Globe, World

Why the United States will never abandon Afghanistan

Under the pretext of fighting Al Qaeda, the United States hopes to remain in Afghanistan by all means necessary. Through negotiations with various prominent Islamic combatants and following their geostrategic goal to approach the borders of Pakistan, Iran, China and Russia


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Manuel Navvaro Escobedo


Prevailing insecurity and instability is all that is reflected after almost 11 years of the political disaster of interference and the occupation by the United States and its allies in Afghanistan, who will follow the US with their predicted withdrawal in 2014.

Since 2001, neither Washington, Brussels nor the United Nations have managed to stabilise or pacify the central Asian Islamic Nation.

Despite deploying almost 150, 000 soldiers with sophisticated weaponry, and financing them billions of dollars.

However, it is certain that Afghanistan is under the occupation of 98,000 soldiers directed by the United States and another 40,000 by the International Security Assistance Force (ISAF), made up of soldiers from 37 countries in December 2001 by the United Nations’ Security Council, allegedly to support the Pentagon’s troops in the occupation and pacification of Afghanistan.

Costs are slowly rising and The New York Times reports that the war cost the United States alone US$120 billion in 2011 and in total the expedition has been valued at almost US$450 billion since it began over a decade ago.

These expenses incurred by Washington leave the Americans speechless and breathless before the international community during a time of economic crisis, especially considering the prediction made by the Watson Institute for International Studies, that the cost of the wars in Afghanistan and Iraq will rise to a figure between three and four trillion dollars by 2020.

The facts speak for themselves. Until now, more than 2000 American soldiers have lost their lives in the Islamic Central Asian country, since it was invaded in October 2001, while ISAF gives the current total of deceased as one thousand 44 (mil 44).

The Afghan President Hamid Karzai provided an overview that shared the reality of the situation when he revealed that between 20 and 25 soldiers and Afghan police officers die every day in the insurgence “Spring offensive” against the country’s native forces and foreign occupiers.

During an intervention on the 20th of June this year before the National Assembly (parliament) the president Hamid Karzai affirmed that the rebel’s attacks against the Afghan security forces have increased during the previous two months, in open contradiction with the United States and NATO, who claim that the situation is improving as they approach the withdrawal date, 24 months from now.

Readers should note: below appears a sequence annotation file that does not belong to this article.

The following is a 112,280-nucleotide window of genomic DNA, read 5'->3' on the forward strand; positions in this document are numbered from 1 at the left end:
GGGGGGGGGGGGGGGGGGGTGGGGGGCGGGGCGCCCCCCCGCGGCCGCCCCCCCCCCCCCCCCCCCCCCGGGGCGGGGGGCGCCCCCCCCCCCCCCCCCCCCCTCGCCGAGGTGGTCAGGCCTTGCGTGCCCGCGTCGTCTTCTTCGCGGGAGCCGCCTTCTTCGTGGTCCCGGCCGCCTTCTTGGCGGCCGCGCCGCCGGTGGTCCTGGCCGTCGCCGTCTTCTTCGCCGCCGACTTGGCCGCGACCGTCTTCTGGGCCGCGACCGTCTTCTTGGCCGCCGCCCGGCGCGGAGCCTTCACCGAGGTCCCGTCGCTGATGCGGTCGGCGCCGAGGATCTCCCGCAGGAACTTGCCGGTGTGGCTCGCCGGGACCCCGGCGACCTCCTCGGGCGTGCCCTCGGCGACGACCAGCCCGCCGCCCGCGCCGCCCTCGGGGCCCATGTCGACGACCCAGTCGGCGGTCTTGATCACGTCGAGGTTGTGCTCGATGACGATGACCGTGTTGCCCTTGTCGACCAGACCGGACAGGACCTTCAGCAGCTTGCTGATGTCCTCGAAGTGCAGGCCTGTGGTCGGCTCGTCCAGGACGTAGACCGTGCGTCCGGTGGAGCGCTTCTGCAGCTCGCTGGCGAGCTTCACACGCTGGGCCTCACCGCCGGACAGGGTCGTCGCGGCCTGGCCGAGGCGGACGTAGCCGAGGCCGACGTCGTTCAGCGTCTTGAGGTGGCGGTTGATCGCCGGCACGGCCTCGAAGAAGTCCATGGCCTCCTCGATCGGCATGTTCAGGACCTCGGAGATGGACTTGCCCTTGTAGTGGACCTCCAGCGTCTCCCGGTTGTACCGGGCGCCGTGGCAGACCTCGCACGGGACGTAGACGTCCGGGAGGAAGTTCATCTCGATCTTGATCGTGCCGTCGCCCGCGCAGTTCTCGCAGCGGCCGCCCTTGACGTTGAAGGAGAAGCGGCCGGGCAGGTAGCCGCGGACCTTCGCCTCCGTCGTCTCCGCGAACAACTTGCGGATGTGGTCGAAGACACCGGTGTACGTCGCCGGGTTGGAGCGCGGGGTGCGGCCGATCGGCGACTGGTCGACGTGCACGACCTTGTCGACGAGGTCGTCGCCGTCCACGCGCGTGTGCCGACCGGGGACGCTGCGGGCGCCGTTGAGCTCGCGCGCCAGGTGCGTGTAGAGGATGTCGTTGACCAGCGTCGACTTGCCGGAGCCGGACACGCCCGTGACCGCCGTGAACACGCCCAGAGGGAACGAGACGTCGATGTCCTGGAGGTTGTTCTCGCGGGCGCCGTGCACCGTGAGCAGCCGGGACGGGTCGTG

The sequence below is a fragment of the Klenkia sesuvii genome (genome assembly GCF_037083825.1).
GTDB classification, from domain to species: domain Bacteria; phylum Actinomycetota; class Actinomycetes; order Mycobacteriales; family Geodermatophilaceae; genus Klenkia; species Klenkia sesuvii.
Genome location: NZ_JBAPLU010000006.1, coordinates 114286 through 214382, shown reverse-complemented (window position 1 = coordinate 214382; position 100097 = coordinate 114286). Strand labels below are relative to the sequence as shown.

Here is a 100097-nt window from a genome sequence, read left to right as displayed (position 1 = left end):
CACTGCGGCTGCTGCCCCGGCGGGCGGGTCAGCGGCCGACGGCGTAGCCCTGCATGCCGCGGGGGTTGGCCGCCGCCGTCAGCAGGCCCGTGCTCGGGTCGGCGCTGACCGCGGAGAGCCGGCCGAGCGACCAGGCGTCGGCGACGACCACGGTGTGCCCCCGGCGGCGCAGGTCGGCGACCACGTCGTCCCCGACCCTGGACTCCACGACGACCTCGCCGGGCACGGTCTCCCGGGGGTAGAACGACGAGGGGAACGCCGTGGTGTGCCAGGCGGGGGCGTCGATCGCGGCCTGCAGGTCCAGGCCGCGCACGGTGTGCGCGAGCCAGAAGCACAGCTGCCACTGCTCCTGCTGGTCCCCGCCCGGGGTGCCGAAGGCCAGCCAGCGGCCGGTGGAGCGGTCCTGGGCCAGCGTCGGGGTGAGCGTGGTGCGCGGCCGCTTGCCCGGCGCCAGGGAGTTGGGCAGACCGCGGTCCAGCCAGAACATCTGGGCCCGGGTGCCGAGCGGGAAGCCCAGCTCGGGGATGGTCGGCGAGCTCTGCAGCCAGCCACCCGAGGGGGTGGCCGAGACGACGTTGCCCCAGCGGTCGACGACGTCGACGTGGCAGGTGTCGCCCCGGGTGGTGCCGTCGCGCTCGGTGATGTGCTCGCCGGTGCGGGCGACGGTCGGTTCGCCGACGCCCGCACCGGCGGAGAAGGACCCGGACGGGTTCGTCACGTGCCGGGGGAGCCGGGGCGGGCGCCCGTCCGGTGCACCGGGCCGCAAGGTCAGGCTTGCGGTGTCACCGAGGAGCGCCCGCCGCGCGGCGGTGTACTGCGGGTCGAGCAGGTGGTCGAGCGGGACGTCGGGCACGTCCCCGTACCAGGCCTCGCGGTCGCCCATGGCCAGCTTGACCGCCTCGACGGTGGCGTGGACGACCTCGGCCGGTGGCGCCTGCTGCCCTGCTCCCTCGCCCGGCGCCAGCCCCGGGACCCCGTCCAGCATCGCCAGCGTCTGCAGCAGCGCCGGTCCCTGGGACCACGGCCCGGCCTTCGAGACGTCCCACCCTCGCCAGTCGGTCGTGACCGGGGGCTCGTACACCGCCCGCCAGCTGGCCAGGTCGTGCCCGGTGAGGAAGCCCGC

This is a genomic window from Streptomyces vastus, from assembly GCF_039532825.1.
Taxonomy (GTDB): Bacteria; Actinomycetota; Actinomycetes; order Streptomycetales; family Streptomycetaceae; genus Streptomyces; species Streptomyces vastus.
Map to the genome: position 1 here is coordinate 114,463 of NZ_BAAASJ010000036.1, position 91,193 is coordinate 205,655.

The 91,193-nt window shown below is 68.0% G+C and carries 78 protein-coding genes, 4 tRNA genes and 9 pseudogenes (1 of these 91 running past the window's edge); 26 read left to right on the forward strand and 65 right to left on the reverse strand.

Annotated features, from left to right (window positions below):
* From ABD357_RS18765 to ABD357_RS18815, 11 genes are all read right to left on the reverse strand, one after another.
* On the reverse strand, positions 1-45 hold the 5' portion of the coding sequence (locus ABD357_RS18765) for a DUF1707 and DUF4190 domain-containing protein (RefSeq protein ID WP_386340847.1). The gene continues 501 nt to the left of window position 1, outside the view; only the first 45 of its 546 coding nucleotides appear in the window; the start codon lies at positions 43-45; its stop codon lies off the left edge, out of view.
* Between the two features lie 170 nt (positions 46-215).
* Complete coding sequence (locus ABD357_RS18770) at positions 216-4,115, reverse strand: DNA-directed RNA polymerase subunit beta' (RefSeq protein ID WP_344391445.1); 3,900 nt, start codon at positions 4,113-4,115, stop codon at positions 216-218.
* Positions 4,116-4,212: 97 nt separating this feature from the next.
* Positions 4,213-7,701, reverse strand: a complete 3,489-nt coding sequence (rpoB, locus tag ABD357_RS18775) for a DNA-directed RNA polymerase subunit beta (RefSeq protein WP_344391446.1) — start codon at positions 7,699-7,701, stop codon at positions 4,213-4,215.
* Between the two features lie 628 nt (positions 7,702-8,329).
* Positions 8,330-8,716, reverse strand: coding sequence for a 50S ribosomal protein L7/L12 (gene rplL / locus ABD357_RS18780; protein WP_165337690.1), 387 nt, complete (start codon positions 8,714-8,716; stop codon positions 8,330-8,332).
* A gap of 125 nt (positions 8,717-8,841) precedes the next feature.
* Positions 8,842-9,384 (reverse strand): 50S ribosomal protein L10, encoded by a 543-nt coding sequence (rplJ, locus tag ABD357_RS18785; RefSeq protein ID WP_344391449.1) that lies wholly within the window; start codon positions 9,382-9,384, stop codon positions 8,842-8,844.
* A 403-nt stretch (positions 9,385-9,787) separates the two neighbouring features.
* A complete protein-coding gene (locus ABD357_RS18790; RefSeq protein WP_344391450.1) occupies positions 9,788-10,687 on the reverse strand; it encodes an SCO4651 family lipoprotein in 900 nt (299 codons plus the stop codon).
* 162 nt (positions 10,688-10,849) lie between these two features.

It is only between May and June of this year that the instability has worsened, caused by the forceful offensive unleashed by the Afghan resistance against the United States occupancy, and against ISAF, commanded by NATO and the governments of Kabul.

With this political-military objective, the Taliban and other insurgent groups mount innumerable daily offences against troops in the southern territories, including ambushes, suicide attacks, detonation of roadside bombs and assaults on military bases, amongst others.

According to Western and Asiatic analysts there are reasons for the gravity of the Afghan destabilisation, the most significant being the delay of promised assistance to the country’s reconstruction, which has contributed to a stagnant economy.

For this reason the Afghan government has grown rife with rampant corruption, and this has lead the poor to lose hope in their future and so they give their support to the rebels.

Meanwhile, the NATO led troops have large insurmountable disadvantages, such as their capacity for combat, which is less than the United States’.

In addition, they are heavily dependent on logistical and air support from the US military, although both lost trust and credibility in the eyes of the Afghan people due to their military operations, which have caused tens of thousands of civilian casualties.

Because of this, President Karzai must urgently promote political dialogue with the insurgent forces, especially the Taliban, launch the economic recovery, improve social infrastructure and control the armed security forces that are able to replace foreign troops, scheduled to leave within two years.

However, Afghan journalist Naseer Fayaz predicts that these goals work against the fact that the US will never abandon the Central Asian country given its geographical importance, and their  long-term strategy.

(Translated by Oliver Harris)

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